Simulating Shoreline Change using Coupled Coastsat and Coastline Evolution Model (CEM)
Ahmed Elghandour at PortSaid/IHE & TU Delft/ Algarve.
Benton Franklin at UNC.
Conner Lester at Duke U.
Megan Gillen at MIT/WHOI.
Meredith Leung at Oregon State.
Samuel Zapp at LSU.
Sandy shorelines are areas of dynamic geomorphic change, evolving on timescales ranging from hours to centuries. As part of the CSDMS ESPIn workshop, this educational lab was designed to allow users to observe firsthand the long-term change of a sandy coast of their choosing and explore the processes driving that change. The CEM was developed by Ashton et al. (2001) as an exploratory model that uses wave climate characteristics to model the evolution of an idealized coastline. In this educational lab, we couple CoastSat (a python tool that extracts shoreline geometry from satellite imagery (Vos et al., 2019)) to the CEM by initializing the model with observed shorelines from anywhere in the world. The CEM is then further driven by an average wave climate derived from local buoy data. This allows users to visualize the evolution of any sandy beach in the world through time. Through an introductory-level coding exercise, users will learn how to extract complex datasets, run a geomorphic model, and explore the impact of different wave climates on a beach they care about.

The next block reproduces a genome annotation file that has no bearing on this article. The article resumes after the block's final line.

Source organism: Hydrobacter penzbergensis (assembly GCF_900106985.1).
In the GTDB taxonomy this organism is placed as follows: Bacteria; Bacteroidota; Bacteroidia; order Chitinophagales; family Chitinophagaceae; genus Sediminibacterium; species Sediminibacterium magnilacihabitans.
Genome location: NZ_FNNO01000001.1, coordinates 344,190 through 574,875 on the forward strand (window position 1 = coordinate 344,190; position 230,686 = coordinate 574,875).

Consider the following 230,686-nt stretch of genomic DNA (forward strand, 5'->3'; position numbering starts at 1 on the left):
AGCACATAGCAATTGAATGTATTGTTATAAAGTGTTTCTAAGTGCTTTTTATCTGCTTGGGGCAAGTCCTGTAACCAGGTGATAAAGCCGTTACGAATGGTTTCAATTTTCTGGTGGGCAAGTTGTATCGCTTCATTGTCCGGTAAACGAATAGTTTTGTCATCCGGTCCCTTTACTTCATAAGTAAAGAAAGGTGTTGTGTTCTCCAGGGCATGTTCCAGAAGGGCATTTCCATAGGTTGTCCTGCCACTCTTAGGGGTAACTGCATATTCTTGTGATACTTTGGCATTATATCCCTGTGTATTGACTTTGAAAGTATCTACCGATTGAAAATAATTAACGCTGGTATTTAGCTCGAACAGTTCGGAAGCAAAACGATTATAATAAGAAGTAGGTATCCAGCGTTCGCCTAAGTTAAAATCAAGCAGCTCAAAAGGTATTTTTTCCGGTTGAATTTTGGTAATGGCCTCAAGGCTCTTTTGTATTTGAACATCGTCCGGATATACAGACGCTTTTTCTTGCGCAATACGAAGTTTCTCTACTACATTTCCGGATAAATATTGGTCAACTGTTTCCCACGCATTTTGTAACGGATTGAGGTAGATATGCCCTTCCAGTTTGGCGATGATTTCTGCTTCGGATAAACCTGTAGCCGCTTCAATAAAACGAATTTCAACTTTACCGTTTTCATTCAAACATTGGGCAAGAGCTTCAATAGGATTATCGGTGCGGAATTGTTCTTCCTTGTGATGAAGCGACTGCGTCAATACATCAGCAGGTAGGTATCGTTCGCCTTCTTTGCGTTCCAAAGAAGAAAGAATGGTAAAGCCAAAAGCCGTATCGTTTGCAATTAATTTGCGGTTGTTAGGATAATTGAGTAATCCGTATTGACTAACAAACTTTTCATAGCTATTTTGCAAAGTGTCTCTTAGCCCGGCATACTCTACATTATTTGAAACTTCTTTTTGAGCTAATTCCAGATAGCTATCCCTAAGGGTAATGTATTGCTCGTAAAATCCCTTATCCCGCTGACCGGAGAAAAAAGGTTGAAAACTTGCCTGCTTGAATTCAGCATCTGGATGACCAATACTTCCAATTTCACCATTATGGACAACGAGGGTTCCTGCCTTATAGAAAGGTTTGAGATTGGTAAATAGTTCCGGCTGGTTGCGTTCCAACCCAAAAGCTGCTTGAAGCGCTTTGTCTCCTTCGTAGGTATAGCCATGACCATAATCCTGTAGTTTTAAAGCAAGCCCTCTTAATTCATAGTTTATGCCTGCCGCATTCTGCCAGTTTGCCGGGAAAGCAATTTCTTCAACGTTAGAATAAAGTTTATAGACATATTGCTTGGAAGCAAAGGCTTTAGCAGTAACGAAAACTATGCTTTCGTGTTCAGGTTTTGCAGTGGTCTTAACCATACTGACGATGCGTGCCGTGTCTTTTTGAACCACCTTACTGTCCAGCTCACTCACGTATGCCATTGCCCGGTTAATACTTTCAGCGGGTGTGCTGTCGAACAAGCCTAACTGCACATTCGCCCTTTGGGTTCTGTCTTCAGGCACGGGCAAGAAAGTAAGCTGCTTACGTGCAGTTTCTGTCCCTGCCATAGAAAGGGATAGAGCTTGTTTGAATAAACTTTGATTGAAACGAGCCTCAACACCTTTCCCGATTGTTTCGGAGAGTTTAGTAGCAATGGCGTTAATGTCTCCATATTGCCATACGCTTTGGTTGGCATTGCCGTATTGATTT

This lab couples two coastal models: CoastSat and Coastal Evolution Model (CEM) in a jupyter notebook to allow users to explore shoreline change using real, observed shorelines and wave data. We use CoastSat to download and extract shorelines from satellite imagery. These shorelines feed into the CEM where they are evolved by historical wave characteristics from a nearby buoy.
- Extract shorelines from satellite imagery
- Extract wave data from wave buoy
- Explore the impact of different wave climates on shoreline evolution
- Explore how changing our shoreface geomorphology alters the evolution of our coastline through time
The lab has two Notebooks:
The first (Prepare_bathymetry_wave_inputs.ipynb), could be run on your local environment or any outside CSDMS jupyterhub environment in order to use CoastSat.The second (cem_waves_notebook.ipynb), could be run on CSDMS jupyterhub environment , or local machine (only linux or osx). make sure you Install Pymt cem https://anaconda.org/conda-forge/pymt_cem
- Ashton, A.D., Murray, B., Arnault, O. (2001). Formation of coastline features by large-scale instabilities induced by high-angle waves, Nature 414.
- Ashton A.D., Murray A.B. (2006) High-Angle Wave Instability and Emergent Shoreline Shapes: 1. Wave Climate Analysis and Comparisons to Nature. Journal of Geophysical Research. Volume 111.
- Ashton A.D., Murray A.B. (2006) High-Angle Wave Instability and Emergent Shoreline Shapes: 2. Wave Climate Analysis and Comparisons to Nature. Journal of Geophysical Research. Volume 111.
- Vos K., Splinter K.D., Harley M.D., Simmons J.A., Turner I.L. (2019). CoastSat: a Google Earth Engine-enabled Python toolkit to extract shorelines from publicly available satellite imagery. Environmental Modelling and Software. Vol. 122, 104528. (Open Access)